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On Asimov's Three Laws of Robotics
by Robert J. Sawyer
Copyright © 1991 and 1994 by Robert J. Sawyer
All Rights Reserved.
Isaac Asimov's Three Laws of Robotics
- A robot may not injure a human being, or, through inaction, allow a
human being to come to harm.
- A robot must obey the orders given it by human beings, except where
such orders would conflict with the First Law.
- A robot must protect its own existence, except where such protection
would conflict with the First or Second Law.
People in the process of reading my novel
Golden Fleece keep saying to me, what about
Isaac Asimov's Three Laws of Robotics? I thought
they were guiding modern
Nope, they're not. First, remember, Asimov's "Laws" are hardly
laws in the sense that physical laws are laws; rather, they're
cute suggestions that made for some interesting puzzle-oriented
stories half a century ago. I honestly don't think they will be
applied to future computers or robots. We have lots of computers
and robots today and not one of them has even the rudiments of
the Three Laws built-in. It's extraordinarily easy for
"equipment failure" to result in human death, after all, in
direct violation of the First Law.
Asimov's Laws assume that we will create intelligent machines
full-blown out of nothing, and thus be able to impose across the
board a series of constraints. Well, that's not how it's happening.
Instead, we are getting closer to artificial intelligence by small
degrees and, as such, nobody is really implementing fundamental
Take Eliza, the first computer psychiatric program. There is
nothing in its logic to make sure that it doesn't harm the user
in an Asimovian sense, by, for instance, re-opening old mental
wounds with its probing. Now, we can argue that Eliza is way too
primitive to do any real harm, but then that means someone has to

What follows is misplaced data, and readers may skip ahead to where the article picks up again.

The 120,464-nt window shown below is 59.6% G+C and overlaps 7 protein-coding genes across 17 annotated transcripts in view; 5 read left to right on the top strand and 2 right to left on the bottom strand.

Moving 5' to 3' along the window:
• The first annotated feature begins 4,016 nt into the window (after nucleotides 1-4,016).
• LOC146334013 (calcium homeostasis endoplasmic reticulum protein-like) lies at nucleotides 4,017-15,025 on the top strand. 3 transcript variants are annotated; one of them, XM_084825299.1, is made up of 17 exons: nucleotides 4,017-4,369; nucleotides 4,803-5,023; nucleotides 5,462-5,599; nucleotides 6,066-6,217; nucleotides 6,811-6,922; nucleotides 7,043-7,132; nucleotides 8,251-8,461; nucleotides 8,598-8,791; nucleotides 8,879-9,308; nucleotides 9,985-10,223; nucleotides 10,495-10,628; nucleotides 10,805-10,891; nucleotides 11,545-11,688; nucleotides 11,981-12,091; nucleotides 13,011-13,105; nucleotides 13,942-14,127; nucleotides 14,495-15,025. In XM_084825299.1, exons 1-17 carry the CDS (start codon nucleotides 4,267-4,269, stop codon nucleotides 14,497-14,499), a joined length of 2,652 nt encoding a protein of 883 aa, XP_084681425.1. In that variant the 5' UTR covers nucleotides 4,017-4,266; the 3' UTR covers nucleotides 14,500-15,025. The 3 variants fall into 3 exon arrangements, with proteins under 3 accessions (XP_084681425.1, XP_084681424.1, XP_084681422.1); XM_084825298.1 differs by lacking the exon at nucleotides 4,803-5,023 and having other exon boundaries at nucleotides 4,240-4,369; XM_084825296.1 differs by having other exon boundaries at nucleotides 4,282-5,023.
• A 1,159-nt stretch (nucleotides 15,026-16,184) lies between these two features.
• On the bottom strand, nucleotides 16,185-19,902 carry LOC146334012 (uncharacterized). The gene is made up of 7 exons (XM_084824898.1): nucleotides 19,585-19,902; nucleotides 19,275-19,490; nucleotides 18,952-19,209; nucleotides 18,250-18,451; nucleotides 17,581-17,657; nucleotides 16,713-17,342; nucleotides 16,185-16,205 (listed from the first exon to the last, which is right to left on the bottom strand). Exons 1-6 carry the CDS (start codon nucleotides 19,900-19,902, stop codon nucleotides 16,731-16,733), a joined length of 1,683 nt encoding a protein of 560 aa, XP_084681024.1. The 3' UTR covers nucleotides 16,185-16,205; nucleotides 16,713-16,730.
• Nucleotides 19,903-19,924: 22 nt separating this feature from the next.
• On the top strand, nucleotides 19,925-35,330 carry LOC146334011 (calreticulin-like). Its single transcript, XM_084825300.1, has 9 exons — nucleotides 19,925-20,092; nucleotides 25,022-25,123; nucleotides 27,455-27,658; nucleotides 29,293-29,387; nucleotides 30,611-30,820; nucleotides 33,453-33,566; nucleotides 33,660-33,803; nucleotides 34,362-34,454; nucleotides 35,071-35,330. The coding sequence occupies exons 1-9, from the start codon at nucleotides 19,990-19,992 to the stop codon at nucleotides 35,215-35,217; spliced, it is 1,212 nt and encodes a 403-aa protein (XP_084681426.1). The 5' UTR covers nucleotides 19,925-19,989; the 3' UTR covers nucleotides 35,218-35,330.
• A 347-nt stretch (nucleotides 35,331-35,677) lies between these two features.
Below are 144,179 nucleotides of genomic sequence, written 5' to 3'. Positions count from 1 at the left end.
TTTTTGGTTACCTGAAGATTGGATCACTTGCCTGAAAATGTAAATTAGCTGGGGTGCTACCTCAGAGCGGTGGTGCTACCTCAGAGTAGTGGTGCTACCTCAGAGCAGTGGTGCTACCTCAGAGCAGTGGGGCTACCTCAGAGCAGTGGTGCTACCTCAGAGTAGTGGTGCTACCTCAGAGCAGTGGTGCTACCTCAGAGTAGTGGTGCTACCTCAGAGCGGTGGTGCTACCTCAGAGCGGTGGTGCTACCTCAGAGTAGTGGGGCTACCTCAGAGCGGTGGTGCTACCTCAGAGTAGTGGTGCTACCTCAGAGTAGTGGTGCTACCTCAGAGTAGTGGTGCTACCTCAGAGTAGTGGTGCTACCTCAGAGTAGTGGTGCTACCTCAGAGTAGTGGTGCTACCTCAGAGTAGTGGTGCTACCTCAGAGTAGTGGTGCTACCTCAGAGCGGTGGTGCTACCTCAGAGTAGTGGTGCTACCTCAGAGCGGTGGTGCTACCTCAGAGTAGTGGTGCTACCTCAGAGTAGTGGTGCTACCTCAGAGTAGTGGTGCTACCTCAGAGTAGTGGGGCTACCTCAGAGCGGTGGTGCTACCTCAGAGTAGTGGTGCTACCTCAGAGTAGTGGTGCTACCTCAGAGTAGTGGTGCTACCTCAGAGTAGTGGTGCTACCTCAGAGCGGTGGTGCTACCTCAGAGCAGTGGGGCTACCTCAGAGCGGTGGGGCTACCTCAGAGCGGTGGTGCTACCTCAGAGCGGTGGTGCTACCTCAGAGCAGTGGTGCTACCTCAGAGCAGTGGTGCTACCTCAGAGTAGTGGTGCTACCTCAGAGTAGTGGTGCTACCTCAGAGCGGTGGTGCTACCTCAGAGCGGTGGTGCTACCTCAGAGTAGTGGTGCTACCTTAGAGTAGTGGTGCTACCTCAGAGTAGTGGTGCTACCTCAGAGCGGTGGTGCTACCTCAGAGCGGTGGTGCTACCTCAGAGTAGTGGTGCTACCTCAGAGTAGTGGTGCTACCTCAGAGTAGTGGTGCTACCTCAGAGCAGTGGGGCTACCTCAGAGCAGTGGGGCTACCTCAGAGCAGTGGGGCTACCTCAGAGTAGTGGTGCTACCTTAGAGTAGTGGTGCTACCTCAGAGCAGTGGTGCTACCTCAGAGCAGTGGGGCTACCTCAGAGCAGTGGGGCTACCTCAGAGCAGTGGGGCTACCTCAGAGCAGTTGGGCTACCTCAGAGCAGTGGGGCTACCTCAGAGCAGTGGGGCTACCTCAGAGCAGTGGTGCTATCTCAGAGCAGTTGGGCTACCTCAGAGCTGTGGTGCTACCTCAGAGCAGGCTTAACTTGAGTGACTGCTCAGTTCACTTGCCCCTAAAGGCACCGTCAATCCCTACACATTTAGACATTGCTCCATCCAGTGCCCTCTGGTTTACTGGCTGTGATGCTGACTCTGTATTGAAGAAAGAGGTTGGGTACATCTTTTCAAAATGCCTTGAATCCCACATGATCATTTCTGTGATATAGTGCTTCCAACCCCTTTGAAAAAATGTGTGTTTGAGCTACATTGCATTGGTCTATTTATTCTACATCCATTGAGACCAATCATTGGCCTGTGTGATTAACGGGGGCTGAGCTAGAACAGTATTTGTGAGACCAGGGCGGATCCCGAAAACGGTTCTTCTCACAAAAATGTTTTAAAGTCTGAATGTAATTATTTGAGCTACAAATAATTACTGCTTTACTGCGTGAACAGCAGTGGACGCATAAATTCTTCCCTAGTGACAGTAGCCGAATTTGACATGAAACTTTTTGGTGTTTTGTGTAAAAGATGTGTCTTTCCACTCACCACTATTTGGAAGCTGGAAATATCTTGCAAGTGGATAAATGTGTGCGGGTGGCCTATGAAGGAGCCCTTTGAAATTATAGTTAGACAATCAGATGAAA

say arbitrarily, okay, that attempt at AI requires no
safeguards but this attempt does. Who would that someone be?
The development of AI is a business, and businesses are
notoriously uninterested in fundamental safeguards
especially philosophic ones. (A few quick examples: the
tobacco industry, the automotive industry, the nuclear industry.
Not one of these has said from the outset that fundamental
safeguards are necessary, every one of them has resisted
externally imposed safeguards, and none have accepted an absolute
edict against ever causing harm to humans.)
Indeed, given that a huge amount of AI and robotics research is
underwritten by the military, it seems that there will never be a
general "law" against ever harming human beings. The whole
point of the exercise, at least from the funders' point of view,
is to specifically find ways to harm those human beings who
happen to be on "the other side."
We already live in a world in which Asimov's Three Laws of Robotics
have no validity, a world in which every single computer user is
exposed to radiation that is considered at least potentially
harmful, a world in which machines replace people in the
workplace all the time. (Asimov's First Law would prevent that:
taking away someone's job absolutely is harm in the Asimovian
sense, and therefore a "Three Laws" robot could never do
that, but, of course, real robots do it all the time.)
So, what does all this mean? Where's it all going? Ah, that I
answer at length in Golden Fleece.
More Good Reading
Rob's editorial from Science on Robot Ethics
Rob's interview with Isaac Asimov
Rob's thoughts about the future of artificial intelligence
A dialog on Ray Kurzweil's The Age of Spiritual Machines
On Bill Joy's "The Future Doesn't Need Us"
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